Keep freedom of information free, academics tell government
As part of its review of FOI, the UK government has set up an Independent Commission on Freedom of Information, which is consulting on ways of restricting access to information, including the possible imposition of a financial charge for every request made by a journalist or member of the public.
In response, four members of staff at Journalism Studies – Professor Jonathan Grun, Tony Harcup, Mark Hanna and David Holmes – have written a joint submission drawing on their own experiences of using, researching and teaching about FOI, which describes the proposals as running counter to the public interest.
The submission cites evidence of the benefits brought about by the first decade of the Freedom of Information Act, as well as the risks of watering it down or pricing people out of using it.
They write: "Since the Act came into force journalism students at the University of Sheffield have been taught how to use it to uncover information in the public interest. They are taught to use it responsibly, not frivolously, and as an additional mechanism for seeking and checking information rather as a substitute for other reporting methods.
"As a result of their use of the Act they have revealed important information, first as students, then as students on work experience in newsrooms, and subsequently in their careers as journalists. One of our graduates has gone on to become a freedom of information specialist, establishing the FOI Directory as a public resource (www.foi.directory). The development of such expertise in using the Act to uncover information in the public interest would have been severely hampered, if not rendered impossible, by the introduction of fees for FOI requests."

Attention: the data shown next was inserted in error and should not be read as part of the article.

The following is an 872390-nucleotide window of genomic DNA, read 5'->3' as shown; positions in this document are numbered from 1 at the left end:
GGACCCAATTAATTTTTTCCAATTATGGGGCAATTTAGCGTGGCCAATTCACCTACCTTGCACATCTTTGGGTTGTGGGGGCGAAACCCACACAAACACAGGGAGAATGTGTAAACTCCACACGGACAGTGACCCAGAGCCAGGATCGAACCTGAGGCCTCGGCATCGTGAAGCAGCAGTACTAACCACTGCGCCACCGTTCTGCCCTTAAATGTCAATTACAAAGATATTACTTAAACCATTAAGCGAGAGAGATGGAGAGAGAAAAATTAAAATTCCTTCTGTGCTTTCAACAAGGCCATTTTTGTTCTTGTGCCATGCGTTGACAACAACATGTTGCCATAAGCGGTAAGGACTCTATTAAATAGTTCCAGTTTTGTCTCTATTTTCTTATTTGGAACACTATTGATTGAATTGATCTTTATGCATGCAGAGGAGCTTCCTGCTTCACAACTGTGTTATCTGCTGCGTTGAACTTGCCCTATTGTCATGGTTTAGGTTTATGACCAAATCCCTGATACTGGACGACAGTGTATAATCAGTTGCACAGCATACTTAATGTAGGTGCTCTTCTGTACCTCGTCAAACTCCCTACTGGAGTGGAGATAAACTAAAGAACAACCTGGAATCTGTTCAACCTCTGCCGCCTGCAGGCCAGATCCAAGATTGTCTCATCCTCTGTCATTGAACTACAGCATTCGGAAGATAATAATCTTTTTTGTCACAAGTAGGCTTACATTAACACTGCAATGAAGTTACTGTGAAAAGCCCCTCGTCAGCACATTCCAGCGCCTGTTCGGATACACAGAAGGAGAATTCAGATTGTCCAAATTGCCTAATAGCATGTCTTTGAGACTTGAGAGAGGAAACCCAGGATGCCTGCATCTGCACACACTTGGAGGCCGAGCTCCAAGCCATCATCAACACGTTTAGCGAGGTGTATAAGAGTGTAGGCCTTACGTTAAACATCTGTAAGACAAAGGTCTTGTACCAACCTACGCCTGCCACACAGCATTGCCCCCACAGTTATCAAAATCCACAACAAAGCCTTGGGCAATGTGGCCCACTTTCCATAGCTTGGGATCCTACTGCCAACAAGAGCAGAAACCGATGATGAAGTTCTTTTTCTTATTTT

The Sheffield journalism alumnus referred to by the submission is Matt Burgess, who graduated with BA honours in Journalism Studies in 2012. Matt is the author of Freedom of Information: A Practical Guide for UK Journalists, published by Routledge in June 2015.
The four add: "If complying with the Act is placing a burden on public authorities then one of the most effective ways of reducing such a burden is for them to publish as a matter of routine far more of the information they hold, thereby rendering FOI requests unnecessary in many cases."
The commission, which is due to publish its findings at the end of November, hit the headlines last month when it asked journalists not to quote statements made at its first official briefing or report who was in attendance.
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